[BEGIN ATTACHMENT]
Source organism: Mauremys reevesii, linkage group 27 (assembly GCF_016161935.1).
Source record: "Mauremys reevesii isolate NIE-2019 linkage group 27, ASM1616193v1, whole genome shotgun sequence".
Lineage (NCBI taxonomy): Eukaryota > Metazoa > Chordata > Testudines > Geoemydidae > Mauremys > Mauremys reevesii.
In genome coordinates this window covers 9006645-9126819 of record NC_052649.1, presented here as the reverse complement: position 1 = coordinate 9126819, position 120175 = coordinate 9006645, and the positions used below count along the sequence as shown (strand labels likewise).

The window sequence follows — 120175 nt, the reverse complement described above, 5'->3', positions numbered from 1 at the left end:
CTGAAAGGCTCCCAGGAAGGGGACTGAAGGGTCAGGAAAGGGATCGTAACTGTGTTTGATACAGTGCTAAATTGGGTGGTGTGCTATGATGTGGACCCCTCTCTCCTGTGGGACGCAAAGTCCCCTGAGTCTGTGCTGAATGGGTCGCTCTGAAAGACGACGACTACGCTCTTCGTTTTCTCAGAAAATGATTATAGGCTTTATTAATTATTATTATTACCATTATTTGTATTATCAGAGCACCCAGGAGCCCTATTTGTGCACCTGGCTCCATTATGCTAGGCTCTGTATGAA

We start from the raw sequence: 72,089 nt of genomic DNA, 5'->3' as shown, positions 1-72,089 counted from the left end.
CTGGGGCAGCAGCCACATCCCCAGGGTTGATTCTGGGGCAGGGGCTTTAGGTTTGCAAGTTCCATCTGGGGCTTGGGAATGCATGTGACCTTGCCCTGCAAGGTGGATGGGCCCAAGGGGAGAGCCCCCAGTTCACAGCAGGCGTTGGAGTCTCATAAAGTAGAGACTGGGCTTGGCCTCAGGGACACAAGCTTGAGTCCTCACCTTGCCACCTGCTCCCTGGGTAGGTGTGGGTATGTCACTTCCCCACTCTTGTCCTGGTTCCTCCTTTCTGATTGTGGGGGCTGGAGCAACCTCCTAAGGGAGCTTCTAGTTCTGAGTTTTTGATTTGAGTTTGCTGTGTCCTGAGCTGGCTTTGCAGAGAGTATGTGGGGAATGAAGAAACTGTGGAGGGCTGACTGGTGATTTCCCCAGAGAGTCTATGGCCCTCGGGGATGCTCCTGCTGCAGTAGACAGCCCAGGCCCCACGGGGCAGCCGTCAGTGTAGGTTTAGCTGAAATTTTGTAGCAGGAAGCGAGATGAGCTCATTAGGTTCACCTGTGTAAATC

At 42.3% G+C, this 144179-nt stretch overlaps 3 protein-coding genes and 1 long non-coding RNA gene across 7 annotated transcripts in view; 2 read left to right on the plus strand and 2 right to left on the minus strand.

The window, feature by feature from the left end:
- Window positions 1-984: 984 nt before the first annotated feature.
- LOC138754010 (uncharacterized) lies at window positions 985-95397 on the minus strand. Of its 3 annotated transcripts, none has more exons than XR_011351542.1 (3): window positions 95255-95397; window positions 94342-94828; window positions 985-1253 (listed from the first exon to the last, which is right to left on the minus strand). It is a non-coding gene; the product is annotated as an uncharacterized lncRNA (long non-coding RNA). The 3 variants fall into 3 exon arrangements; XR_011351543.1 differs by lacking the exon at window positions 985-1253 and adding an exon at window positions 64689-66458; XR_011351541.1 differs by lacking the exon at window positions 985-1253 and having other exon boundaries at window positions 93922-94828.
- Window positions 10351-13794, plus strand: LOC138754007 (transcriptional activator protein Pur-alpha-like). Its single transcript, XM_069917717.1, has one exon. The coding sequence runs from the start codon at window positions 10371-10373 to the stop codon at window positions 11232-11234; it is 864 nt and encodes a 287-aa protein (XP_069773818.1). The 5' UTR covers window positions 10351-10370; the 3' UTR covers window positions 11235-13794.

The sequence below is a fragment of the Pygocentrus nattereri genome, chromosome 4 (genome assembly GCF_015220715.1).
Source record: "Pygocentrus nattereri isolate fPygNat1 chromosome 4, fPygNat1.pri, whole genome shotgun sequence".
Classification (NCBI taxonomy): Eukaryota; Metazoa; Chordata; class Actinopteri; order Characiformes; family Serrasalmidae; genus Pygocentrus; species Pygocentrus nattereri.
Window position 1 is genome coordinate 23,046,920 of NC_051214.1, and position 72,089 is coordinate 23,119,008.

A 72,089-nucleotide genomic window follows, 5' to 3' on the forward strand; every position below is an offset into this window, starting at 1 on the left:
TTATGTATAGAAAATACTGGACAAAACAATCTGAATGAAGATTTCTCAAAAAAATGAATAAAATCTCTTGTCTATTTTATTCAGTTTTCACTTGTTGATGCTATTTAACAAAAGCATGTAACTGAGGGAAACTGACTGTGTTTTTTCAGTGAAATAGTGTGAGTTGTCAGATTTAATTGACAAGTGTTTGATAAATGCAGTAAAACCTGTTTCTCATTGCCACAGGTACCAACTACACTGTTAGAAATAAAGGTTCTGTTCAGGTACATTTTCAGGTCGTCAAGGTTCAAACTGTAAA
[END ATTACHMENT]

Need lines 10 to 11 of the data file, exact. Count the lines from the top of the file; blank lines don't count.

The window, feature by feature from the left end:
- Window positions 1-984: 984 nt before the first annotated feature.